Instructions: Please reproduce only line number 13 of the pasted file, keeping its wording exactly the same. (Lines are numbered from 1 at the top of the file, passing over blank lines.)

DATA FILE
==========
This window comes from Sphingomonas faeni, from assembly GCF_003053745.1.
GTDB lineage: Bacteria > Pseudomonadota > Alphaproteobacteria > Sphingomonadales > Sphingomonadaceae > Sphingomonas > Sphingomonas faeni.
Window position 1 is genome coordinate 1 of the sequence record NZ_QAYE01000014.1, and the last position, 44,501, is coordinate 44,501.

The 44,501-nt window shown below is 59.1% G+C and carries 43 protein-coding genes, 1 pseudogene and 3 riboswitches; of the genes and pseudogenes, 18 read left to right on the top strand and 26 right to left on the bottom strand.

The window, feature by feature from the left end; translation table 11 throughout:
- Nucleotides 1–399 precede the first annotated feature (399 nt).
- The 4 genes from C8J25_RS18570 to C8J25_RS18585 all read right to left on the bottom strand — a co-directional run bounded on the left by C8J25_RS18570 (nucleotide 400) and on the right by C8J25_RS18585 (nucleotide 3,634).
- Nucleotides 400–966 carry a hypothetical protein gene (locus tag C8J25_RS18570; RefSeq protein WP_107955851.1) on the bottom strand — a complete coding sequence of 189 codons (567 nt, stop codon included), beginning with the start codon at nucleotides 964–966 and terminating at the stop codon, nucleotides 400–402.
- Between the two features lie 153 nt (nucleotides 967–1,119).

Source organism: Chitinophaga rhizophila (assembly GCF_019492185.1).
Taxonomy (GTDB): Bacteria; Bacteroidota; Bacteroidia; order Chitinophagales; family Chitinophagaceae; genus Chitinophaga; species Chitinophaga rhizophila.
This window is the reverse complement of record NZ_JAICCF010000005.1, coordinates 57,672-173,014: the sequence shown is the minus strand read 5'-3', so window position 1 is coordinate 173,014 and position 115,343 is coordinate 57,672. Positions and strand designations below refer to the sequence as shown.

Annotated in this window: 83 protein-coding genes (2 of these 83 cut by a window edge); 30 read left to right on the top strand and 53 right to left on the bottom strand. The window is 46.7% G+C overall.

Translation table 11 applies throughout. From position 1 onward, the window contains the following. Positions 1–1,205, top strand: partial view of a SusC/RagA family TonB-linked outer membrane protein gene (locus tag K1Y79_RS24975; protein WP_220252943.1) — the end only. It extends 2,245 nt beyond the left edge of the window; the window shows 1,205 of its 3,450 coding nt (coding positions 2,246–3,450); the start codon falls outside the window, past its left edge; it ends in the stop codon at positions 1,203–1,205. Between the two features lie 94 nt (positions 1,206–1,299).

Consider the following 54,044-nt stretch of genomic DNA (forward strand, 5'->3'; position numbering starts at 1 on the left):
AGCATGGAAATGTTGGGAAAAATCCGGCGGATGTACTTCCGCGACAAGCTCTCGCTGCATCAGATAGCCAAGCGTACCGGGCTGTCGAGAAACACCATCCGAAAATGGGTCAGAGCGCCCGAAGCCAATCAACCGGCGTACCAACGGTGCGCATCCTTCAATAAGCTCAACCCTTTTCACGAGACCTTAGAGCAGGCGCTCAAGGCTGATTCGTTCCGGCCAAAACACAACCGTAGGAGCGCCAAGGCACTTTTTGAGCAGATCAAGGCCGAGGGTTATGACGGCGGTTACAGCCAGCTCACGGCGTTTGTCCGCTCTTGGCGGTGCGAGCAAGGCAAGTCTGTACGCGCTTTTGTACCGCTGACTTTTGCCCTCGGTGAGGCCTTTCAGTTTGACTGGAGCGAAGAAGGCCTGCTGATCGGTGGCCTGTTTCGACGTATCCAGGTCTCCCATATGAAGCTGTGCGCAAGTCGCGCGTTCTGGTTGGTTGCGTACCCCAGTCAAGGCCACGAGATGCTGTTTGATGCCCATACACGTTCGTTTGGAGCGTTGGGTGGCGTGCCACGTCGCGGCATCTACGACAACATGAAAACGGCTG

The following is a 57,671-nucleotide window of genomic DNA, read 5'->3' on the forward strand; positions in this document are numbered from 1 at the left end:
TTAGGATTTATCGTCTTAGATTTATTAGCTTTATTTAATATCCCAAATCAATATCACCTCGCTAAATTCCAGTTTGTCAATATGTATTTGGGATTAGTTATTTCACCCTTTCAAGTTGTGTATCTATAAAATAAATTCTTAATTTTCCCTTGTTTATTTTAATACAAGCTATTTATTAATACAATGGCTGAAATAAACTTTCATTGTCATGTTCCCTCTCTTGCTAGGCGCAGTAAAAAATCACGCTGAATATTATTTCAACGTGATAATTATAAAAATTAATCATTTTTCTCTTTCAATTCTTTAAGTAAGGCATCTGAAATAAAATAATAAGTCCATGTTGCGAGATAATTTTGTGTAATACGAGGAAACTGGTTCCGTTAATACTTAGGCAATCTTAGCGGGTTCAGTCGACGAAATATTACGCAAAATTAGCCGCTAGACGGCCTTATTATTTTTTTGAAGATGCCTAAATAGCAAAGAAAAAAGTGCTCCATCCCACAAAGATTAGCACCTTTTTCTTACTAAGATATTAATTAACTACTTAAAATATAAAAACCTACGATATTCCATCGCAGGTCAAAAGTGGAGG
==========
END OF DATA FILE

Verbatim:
Annotated in this window: 83 protein-coding genes (2 of these 83 cut by a window edge); 30 read left to right on the top strand and 53 right to left on the bottom strand. The window is 46.7% G+C overall.